After a nationwide, year-long search, the Hotel Granduca has finally named a new executive chef: JohnMichael Lynch. Since taking the reins approximately five weeks ago, the classically trained 31-year-old -- who is responsible for all aspects of hotel dining, from banquets, to pool and bar, in-room dining and the flagship restaurant, Ristorante Cavour --has been working seven days a week (which coincided in part with Houston Restaurant Weeks) just to get situated.
Lynch started cooking while in high school. When he realized he wanted to become a chef, he enrolled in the Culinary Institute of America (CIA) in Hyde Park, New York. He spent his early years in New Jersey and the Washington, D.C. area, where he worked under Jeffrey Buben (a James Beard Foundation Best Chef Winner in 1999) at Bistro Bis, before joining the Cherokee Town Club in Atlanta for seven years. In 2013, Lynch was named American Culinary Federation (ACF) Southeast Region Chef of the year while a chef de cuisine at Cherokee. He later did a short stint Chevy Chase Club in Maryland before joining the Hotel Granduca.
Lynch plans to start revamping the menu at Ristorante Cavour later this month. Classic dishes such as the Vitello Tonnato and Osso Bucco will always stay on the menu, but many aspects of the menu will be getting a facelift.
In the meantime, patrons can get a taste of his food via the restaurant's four-course tasting menu, which he'll be changing weekly. The first of his tasting menus debuted the first week of September. Houston Press was given the opportunity to preview one of these menus.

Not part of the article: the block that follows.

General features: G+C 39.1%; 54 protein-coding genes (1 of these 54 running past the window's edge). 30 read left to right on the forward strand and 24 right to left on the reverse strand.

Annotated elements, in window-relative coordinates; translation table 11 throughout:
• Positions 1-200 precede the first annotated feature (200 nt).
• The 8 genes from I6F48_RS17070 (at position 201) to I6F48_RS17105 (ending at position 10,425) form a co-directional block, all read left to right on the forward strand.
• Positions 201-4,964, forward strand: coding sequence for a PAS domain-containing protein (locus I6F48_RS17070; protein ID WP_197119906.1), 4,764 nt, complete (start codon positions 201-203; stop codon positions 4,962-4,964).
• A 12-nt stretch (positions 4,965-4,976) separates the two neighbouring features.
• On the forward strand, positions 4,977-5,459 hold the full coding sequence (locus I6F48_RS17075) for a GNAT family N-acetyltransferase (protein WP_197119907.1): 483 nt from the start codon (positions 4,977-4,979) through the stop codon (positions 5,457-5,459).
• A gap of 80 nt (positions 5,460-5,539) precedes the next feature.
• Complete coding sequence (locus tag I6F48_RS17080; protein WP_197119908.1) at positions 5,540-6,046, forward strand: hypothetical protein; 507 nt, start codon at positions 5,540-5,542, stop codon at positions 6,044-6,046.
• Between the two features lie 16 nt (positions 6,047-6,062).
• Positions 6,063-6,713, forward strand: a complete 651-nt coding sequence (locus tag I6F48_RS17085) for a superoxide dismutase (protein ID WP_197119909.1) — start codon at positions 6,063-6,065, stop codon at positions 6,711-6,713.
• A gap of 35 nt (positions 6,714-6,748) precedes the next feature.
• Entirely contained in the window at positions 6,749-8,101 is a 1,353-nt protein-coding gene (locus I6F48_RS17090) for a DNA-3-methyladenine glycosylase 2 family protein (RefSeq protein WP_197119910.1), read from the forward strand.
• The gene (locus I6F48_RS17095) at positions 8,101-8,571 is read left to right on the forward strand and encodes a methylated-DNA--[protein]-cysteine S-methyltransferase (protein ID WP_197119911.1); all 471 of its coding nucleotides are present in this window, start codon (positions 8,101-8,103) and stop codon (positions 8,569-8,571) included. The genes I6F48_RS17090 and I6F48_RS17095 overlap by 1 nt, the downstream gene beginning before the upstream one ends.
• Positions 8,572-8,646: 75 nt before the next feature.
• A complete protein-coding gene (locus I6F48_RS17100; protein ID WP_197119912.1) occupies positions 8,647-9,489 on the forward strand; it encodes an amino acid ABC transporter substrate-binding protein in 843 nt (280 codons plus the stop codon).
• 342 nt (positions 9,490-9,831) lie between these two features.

We started with classic asparagus cream soup, the flavors and textures refined, a dish befitting the elegant fine dining setting of the Ristorante Cavour's main dining area. For a starter, Lynch showed a lighter touch with a salad course of hand-pulled mozzarella nestled next to thin, folded slices of prosciutto and freshly grilled peaches. Served over a smear of aged balsamic vinegar, the simple dish had a California-style elegance reminiscent of what you'd find in Northern California wine country.
A course of crispy pan-seared branzino fish, served with asparagus puree, basil lemon sauce, peeled and marinated cherry tomatoes and saffron pickled fennel, was masterfully executed. Served with the skin on, the filet was juicy and tender while the skin perfectly crisp. It was an absolute delight to savor, especially when tasted with the contrasting textures of soft cherry tomatoes (they sort of gushed when you bit into them), and the light crispness of the thin strands of tangy fennel.
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Beef two ways was presented in grand style in a large, rimmed white porcelain plate that resembled an exquisitely detailed flower. In the center of the plate, slices of grilled, sliced tenderloin sat atop a ravioli filled with braised short rib ragout and a bed of ultra-smooth, naturally sweet carrot puree. The dish was finished with precisely placed celery leaves to give it an extra pop of color and a beef au jus. Talk about a meat lover's special. It was beef stew and pasta and steak all rolled into one, with a helping of nutritionally rich carrots to boot. Loved it.
Dessert was a house classic and not a Lynch creation, though he says he's going to start working with his pastry chef to create desserts that are more his style. This one was an unequivocal beauty, a small work of brown and cream colored edible art in the form of tiramisu -- sponge cake steeped in a hazelnut liqueur, and topped with vanilla bean and hazelnut mousse.
Going forward, Lynch says that his menu will strive to maintain old school Italian traditions while making use of the best ingredients available and more modern, visually compelling plating styles. "The tasting menu is how we stay fresh. It's always a challenge to create something new," he says.
That something new is definitely worth a try. As fine dining menus go, the four-course chef's tasting, at $79, is a worthwhile splurge for Lynch's caliber of fine dining, and a welcome addition to Houston's ever-burgeoning food scene.
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